None of which is to suggest some grand conspiracy. The folks at PricewaterhouseCoopers are, to the best of my knowledge, as silent as the grave. But as I noted in my pre-Oscar handicapping, this was a year with an unusual number of prohibitive favorites (Actress, Supporting Actor, Animated Feature, Cinematography), quite a few solid favorites (Film, Director, Actor, Adapted Screenplay), one tossup veering toward a solid favorite (Supporting Actress), and, among the top awards, just one genuine tossup: Original Screenplay, which was too close to call between Her and American Hustle, with the former perhaps a very marginal favorite.

I picked American Hustle, in perhaps my lifetime-first successful effort at jinx-avoidance/reverse-psychology/voodoo, and I couldn’t be more pleased. Her was my favorite film of the year, and going 9-for-10 on major awards is a tiny price to pay for the win I was most rooting for. (I feel bad, however, for American Hustle, which went into the night with 10 nominations and left it with no wins. I didn’t love the movie as much as some did, but it deserved better than a shut-out. Who are the maniacs who failed to nominate it for Best Makeup/Hairstyling? This is all your fault.)

So, a predictable Oscars? Yes. But a bad one, no. I have my complaints—I was underwhelmed by Blanchett and Leto, and think director should have gone to Steve McQueen—but most of these were foregone conclusions long ago, in part because of nomination misses: Daniel Bruehl in Rush for Supporting Actor (a remarkable omission), Emma Thompson in Saving Mr. Banks for Best Actress (likewise), and also Brie Larson in Short Term 12. The last was a tiny movie, and Larson was always a long shot, but she’s one who deserved at the very least a nomination, and I very, very highly recommend giving the movie a shot. (No one I know who’s done so has regretted it.)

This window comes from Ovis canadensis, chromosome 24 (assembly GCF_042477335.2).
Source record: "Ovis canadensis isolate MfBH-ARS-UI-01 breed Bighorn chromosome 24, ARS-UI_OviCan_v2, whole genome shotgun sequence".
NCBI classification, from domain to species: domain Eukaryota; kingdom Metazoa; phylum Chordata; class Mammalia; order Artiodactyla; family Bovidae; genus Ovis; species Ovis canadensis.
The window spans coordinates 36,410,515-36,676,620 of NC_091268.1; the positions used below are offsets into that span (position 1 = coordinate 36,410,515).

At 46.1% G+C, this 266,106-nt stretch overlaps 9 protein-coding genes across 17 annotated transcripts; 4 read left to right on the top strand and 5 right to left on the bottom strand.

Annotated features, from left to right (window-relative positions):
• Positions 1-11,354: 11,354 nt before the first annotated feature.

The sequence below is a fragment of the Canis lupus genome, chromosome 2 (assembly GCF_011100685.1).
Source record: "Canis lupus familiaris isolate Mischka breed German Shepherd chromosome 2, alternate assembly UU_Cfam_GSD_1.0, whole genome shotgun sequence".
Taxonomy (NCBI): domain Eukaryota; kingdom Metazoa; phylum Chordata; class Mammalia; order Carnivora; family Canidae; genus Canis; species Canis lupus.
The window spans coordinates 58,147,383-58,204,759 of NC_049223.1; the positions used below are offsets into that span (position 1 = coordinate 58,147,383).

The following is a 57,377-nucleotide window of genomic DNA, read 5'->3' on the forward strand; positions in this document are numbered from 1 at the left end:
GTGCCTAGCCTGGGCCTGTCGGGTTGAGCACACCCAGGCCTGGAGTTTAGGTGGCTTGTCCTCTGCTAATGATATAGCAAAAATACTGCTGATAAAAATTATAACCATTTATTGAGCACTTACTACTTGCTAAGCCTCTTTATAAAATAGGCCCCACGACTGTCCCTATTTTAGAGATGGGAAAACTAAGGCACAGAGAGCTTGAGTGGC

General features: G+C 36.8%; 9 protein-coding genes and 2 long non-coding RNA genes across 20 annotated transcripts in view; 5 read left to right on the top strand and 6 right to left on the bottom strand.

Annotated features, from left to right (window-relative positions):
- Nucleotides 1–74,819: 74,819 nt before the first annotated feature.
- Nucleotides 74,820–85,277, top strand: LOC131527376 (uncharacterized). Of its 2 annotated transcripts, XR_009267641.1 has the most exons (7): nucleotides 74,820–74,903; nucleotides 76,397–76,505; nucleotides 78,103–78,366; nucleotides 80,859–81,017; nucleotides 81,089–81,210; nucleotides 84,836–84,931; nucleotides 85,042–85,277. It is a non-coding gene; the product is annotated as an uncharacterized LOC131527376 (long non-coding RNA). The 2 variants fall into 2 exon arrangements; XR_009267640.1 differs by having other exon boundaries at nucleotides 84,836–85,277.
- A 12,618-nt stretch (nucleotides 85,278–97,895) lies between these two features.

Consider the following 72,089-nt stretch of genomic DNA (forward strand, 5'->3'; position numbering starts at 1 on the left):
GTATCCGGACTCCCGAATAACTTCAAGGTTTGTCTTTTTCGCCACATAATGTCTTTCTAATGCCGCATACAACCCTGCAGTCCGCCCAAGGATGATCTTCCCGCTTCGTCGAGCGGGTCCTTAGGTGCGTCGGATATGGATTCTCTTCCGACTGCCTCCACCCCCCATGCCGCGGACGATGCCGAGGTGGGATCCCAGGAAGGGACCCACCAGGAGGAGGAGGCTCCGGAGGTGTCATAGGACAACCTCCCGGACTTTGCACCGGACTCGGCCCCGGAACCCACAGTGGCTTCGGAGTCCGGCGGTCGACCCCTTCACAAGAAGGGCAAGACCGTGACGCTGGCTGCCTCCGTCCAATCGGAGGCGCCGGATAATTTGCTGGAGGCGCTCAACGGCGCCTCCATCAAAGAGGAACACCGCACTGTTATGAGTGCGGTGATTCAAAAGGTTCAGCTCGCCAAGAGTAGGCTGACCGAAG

Which brings me to perhaps the evening’s greatest irony: Watching 3+ hours of the Oscars, you didn’t get a glimpse of Short Term 12. But there were multiple brief clips from it in the course of a minute-long (if that) ad for Google Play that ran during the ceremonies. Add in a cheesy-but-clever Pepsi mini commercial that was stocked more full of movie references than any of the evening’s official retrospectives, and the question can’t help but arise: How long before the Oscar-themed ads are more worth watching than the Oscars themselves?

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Christopher Orr is a senior editor and the principal film critic at The Atlantic. He has written on movies for The New Republic, LA Weekly, Salon, and The New York Sun, and has worked as an editor for numerous publications.